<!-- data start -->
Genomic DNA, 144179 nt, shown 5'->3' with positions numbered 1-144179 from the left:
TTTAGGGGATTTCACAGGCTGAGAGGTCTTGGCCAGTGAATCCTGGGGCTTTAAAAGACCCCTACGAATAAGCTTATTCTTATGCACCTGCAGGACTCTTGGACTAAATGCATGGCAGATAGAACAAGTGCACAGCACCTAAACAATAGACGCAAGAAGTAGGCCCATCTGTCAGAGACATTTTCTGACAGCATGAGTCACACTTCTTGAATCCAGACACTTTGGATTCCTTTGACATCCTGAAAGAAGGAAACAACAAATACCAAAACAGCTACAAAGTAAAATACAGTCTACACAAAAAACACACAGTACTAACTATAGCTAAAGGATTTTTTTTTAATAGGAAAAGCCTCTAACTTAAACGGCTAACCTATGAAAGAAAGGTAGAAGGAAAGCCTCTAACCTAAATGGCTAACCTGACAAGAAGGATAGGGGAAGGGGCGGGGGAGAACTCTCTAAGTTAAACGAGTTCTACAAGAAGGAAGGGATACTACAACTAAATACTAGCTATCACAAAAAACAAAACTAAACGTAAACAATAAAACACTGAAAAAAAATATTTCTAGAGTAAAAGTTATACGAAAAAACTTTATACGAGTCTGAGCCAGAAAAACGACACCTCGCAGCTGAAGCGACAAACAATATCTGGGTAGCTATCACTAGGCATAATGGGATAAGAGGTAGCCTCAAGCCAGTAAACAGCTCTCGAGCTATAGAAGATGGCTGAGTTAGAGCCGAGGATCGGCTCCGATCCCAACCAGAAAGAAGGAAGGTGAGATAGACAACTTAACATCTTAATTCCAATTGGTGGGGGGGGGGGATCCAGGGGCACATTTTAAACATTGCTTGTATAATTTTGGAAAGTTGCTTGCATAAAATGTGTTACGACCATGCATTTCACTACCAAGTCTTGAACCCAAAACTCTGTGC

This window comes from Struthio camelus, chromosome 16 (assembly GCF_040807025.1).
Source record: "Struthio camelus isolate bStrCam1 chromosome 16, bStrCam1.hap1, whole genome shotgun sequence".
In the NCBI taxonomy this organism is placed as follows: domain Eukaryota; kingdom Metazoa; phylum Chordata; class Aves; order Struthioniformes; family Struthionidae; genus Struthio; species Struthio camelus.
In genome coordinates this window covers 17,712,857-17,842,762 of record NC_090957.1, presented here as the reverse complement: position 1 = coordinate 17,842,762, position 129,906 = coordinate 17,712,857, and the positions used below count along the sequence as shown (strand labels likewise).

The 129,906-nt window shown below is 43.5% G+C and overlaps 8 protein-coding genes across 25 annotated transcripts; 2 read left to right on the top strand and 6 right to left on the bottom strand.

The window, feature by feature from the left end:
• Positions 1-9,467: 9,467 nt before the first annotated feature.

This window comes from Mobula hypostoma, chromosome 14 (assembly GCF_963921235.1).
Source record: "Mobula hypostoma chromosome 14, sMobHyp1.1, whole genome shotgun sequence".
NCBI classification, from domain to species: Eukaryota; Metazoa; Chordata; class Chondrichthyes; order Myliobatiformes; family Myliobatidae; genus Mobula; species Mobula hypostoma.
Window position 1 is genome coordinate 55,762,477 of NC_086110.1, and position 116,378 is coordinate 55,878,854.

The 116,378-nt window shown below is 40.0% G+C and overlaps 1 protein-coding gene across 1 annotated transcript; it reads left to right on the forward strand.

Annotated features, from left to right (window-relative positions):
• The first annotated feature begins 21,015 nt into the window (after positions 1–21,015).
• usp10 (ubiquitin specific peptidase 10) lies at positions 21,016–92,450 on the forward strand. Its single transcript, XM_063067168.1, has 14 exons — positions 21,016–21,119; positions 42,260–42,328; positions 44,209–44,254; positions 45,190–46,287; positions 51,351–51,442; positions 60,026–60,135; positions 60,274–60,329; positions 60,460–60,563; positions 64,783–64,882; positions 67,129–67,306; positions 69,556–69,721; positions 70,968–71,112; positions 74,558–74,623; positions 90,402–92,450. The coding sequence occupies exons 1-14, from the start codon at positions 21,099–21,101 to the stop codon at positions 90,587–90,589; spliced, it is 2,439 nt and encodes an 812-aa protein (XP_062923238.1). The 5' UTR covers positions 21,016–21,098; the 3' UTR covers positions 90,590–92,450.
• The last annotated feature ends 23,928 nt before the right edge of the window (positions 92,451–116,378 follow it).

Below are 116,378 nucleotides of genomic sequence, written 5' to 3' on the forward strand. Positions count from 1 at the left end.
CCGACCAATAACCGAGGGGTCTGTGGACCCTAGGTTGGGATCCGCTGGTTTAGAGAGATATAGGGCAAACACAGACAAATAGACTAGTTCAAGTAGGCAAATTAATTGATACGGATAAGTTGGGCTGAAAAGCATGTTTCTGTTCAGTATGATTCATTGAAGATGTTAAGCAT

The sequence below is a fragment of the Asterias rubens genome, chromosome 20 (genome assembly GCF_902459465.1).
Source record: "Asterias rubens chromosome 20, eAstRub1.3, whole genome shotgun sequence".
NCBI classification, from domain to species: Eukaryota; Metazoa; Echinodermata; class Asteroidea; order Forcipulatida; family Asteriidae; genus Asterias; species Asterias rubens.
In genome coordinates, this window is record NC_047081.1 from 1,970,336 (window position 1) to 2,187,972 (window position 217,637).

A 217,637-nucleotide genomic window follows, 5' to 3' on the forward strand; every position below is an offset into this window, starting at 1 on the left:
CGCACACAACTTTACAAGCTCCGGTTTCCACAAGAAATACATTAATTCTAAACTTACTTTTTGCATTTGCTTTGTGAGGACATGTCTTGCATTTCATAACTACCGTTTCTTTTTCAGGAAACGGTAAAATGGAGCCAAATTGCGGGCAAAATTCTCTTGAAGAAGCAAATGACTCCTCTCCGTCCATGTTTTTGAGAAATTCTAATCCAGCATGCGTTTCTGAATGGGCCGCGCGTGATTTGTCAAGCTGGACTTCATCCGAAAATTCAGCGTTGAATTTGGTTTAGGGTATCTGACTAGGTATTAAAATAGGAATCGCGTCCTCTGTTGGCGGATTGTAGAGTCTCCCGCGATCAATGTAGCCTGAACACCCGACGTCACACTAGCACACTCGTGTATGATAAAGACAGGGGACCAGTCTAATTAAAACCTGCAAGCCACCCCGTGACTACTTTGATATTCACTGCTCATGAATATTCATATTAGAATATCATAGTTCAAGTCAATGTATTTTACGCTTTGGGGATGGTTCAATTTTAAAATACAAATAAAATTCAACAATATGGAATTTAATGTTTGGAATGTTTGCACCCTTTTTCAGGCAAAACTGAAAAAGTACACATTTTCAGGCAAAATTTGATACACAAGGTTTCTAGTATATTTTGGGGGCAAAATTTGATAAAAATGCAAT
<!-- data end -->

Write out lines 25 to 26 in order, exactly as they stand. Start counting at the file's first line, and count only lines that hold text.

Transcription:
A 217,637-nucleotide genomic window follows, 5' to 3' on the forward strand; every position below is an offset into this window, starting at 1 on the left:
CGCACACAACTTTACAAGCTCCGGTTTCCACAAGAAATACATTAATTCTAAACTTACTTTTTGCATTTGCTTTGTGAGGACATGTCTTGCATTTCATAACTACCGTTTCTTTTTCAGGAAACGGTAAAATGGAGCCAAATTGCGGGCAAAATTCTCTTGAAGAAGCAAATGACTCCTCTCCGTCCATGTTTTTGAGAAATTCTAATCCAGCATGCGTTTCTGAATGGGCCGCGCGTGATTTGTCAAGCTGGACTTCATCCGAAAATTCAGCGTTGAATTTGGTTTAGGGTATCTGACTAGGTATTAAAATAGGAATCGCGTCCTCTGTTGGCGGATTGTAGAGTCTCCCGCGATCAATGTAGCCTGAACACCCGACGTCACACTAGCACACTCGTGTATGATAAAGACAGGGGACCAGTCTAATTAAAACCTGCAAGCCACCCCGTGACTACTTTGATATTCACTGCTCATGAATATTCATATTAGAATATCATAGTTCAAGTCAATGTATTTTACGCTTTGGGGATGGTTCAATTTTAAAATACAAATAAAATTCAACAATATGGAATTTAATGTTTGGAATGTTTGCACCCTTTTTCAGGCAAAACTGAAAAAGTACACATTTTCAGGCAAAATTTGATACACAAGGTTTCTAGTATATTTTGGGGGCAAAATTTGATAAAAATGCAAT